|Plymouth Speedway features a three-eighths
(0.375) mile banked dirt oval owned by Ed Kennedy. Four different
classes of racing are featured: UMP Modifieds, 600 Non-wing Open Sprints,
Thunder Stocks, and Super Streets. Regular season races are scheduled
in the months of April through August on Saturday nights with several
special events including Late Models and Sprint Cars. Follow Plymouth
Speedways official Facebook page, @PlymouthSpeed on Twitter,
or email email@example.com.
|Paul Meyers, Howard Bauman, and Shorty
Mentzel leased 16 acres of land and bulldozed a 3/8 mile surface.
Slab wood was purchased in Indianapolis and used for construction
of a wall around the track with Railroad ties posted 5 feet into the
ground. "We worked like slaves putting the rails up", recalls
|The gates opened for the first time in
the Spring of 1952, with a surface of oil and stones. After 2 weeks,
the drivers rebelled, complaining that the surface was impossible
to race on. The owners decided to take imeddiate action and applied
a new surface, losing only one night of racing. They had 180 tons
of limestone applied as a base., followed by a two inch base coat,
a one inch coat of finer material, and a 2 inch layer of 1,025 tons
of asphalt. And thus, a new and stronger dimension of racing came
to the area. Chuck Engel had set fast time of 20.31 before, 17.22
|The early years were dominated by Dick
Good, with competition by Chuck Engel. in his Hudson Hornet, and Berrien
Springs driver Dave Paul. Others included Hook Henderson, Cap Arnold,
Oscar Faye, Kenny Fry, and Gordon Johncock.
|Following a 10 year layoff, the track
reopened with new owners Curtis and Russell Thews, who hired Dave
Schroeder as track manager in 1967. This time the track had a new
$150,000 remodeling look. A new track surface, with a special compound,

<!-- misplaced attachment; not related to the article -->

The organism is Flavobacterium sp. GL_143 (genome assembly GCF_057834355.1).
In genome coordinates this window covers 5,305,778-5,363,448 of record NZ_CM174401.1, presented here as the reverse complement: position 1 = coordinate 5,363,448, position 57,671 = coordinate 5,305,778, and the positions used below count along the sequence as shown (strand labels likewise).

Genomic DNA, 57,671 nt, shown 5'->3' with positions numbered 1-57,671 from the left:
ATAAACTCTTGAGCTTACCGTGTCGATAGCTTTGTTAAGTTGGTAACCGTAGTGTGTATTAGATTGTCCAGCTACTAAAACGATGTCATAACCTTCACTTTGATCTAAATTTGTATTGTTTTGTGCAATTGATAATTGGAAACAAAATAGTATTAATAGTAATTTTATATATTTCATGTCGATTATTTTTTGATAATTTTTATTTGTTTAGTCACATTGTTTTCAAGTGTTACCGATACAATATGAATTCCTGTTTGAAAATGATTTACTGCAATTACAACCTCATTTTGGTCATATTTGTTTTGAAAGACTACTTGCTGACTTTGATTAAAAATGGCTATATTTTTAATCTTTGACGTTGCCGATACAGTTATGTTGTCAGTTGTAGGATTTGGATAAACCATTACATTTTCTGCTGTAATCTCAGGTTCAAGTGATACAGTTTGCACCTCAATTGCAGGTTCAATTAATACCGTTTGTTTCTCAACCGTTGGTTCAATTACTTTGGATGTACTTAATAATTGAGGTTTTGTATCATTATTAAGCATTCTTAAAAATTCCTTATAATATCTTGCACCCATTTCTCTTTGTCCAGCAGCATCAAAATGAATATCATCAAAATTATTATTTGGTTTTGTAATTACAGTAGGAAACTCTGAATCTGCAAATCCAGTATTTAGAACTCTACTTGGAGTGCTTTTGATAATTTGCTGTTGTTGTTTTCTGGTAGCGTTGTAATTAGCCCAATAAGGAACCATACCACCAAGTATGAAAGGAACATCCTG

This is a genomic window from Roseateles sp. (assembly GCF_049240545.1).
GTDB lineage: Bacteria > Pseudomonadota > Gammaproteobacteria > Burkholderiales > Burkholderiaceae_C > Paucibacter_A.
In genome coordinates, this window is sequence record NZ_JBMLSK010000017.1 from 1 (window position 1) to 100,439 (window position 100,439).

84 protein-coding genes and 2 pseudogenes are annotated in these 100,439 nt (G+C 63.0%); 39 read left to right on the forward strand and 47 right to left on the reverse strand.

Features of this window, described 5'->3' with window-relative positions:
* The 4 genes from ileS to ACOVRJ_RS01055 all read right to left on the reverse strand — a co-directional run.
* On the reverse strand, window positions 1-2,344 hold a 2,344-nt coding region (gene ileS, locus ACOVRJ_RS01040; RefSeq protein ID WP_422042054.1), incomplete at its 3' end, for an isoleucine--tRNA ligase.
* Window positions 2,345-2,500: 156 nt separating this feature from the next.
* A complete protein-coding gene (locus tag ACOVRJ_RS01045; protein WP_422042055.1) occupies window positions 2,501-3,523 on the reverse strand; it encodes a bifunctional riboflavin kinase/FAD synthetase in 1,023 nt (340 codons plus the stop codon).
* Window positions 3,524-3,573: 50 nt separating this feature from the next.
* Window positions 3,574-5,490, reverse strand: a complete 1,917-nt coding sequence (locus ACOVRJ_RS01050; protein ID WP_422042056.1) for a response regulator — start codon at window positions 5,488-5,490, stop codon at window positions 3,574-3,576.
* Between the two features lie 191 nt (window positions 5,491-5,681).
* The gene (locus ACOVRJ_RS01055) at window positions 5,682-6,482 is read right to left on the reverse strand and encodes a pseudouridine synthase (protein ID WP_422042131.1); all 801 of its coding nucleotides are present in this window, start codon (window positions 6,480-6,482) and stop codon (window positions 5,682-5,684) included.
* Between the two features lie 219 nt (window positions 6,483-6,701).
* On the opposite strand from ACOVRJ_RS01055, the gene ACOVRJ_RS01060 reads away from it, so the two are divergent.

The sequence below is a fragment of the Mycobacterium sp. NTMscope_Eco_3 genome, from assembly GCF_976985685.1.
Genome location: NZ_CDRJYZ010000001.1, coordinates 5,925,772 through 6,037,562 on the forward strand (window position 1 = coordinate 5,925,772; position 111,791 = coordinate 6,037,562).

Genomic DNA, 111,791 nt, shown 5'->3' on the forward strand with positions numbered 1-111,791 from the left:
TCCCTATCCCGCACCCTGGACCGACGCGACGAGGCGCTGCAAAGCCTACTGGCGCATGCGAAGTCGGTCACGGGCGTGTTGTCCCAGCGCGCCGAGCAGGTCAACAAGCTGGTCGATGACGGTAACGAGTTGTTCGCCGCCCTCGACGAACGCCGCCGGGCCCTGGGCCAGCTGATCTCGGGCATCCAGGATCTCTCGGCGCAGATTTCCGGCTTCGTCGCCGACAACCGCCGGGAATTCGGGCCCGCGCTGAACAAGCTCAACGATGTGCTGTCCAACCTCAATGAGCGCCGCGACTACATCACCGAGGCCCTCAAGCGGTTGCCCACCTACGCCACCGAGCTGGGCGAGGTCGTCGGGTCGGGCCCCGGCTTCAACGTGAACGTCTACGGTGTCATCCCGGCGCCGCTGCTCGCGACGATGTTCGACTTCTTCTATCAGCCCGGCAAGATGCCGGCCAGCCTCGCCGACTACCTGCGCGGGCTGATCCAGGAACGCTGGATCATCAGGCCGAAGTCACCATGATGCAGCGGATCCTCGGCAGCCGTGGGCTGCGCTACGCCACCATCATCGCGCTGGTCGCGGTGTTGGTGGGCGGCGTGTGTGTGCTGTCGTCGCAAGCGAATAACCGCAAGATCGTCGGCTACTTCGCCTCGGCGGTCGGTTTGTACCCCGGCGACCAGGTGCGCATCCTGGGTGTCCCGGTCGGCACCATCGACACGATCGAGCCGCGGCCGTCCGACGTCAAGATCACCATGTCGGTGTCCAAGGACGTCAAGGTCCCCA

and the wall removed with a new retaining wall added on the Frontstretch.
|The 2 classes were Late Models and Supers.
The stars included Stockers Buck Cravens, Hal Apple, Dan Rogan, Grandpa
Johnson, Eldon Byler, Bill Kranenburg, Dave Byler, Ronnie Drake, Leroy
Skiles, Larry Schrock, Jiggs Myers, Dave Roahrig, George Migacz, Jim
Blount, Denny Nyari, and Dave Sabaj. The Supers were highlighted by
Ernie Nash, Gene Beecher, Walt May, Billy Jo Havens, Ozzie, Jeff Bloom,
Willie Stutzman, Dick Bandy, Lanny Scott, and Frank Demske. Another
class was started, called the Hobby Stocks. Those entries included
Larry Horn, Dave Wagoner, Manfred Back, Bud Masterson, Lyle Bailey,
Keith Berger, Rocky Bradley, Gary Wiles, Butch Ryman, and Ron Dickson.
|In 1969, Joe Hamsher and Howard Bice purchased
the track after which Bice sold out., leaving Hamsher the sole owner.
The track campained under the Tri-State Racing Association. This was
a 3 track, 3 race night operation, with South Bend running Friday,
New Paris on Saturday, and Plymouth, on Sunday. For the years up to
1973, Tri State was a very sucessfull operation with big car counts,
and tremendous crowds, especially Blueberry weekend.. Then in June
73, the South Bend Owner, Louie Freeburn, broke away, and the car
counts went down drasticly, as a ruling was in place that if a car
ran South Bend, he could not run New Paris or Plymouth.
|In 1974, Plymouth was tried as a Friday
night track. At this time the Super Modifieds were getting more expensive
running Slicks and V-8 engines, with that class dropping out by mid
year. The Late Models ran, along with the Hobby Stocks, plus a new
"stock" class, the Roadrunner Division.
|1975 and 1976 , Plymouth went back to
the Sunday format, running Late Models, Hobby Stocks, and Roadrunners.